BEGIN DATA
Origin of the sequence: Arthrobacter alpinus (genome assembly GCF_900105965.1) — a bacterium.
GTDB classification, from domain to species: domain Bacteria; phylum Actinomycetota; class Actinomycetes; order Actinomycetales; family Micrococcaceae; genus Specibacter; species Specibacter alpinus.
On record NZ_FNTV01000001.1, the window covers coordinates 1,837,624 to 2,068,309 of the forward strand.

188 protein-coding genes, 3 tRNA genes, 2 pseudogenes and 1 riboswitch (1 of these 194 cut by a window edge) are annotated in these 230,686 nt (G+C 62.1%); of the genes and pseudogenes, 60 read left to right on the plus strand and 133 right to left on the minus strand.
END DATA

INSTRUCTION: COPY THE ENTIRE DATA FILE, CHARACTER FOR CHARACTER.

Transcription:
Origin of the sequence: Arthrobacter alpinus (genome assembly GCF_900105965.1) — a bacterium.
GTDB classification, from domain to species: domain Bacteria; phylum Actinomycetota; class Actinomycetes; order Actinomycetales; family Micrococcaceae; genus Specibacter; species Specibacter alpinus.
On record NZ_FNTV01000001.1, the window covers coordinates 1,837,624 to 2,068,309 of the forward strand.

188 protein-coding genes, 3 tRNA genes, 2 pseudogenes and 1 riboswitch (1 of these 194 cut by a window edge) are annotated in these 230,686 nt (G+C 62.1%); of the genes and pseudogenes, 60 read left to right on the plus strand and 133 right to left on the minus strand.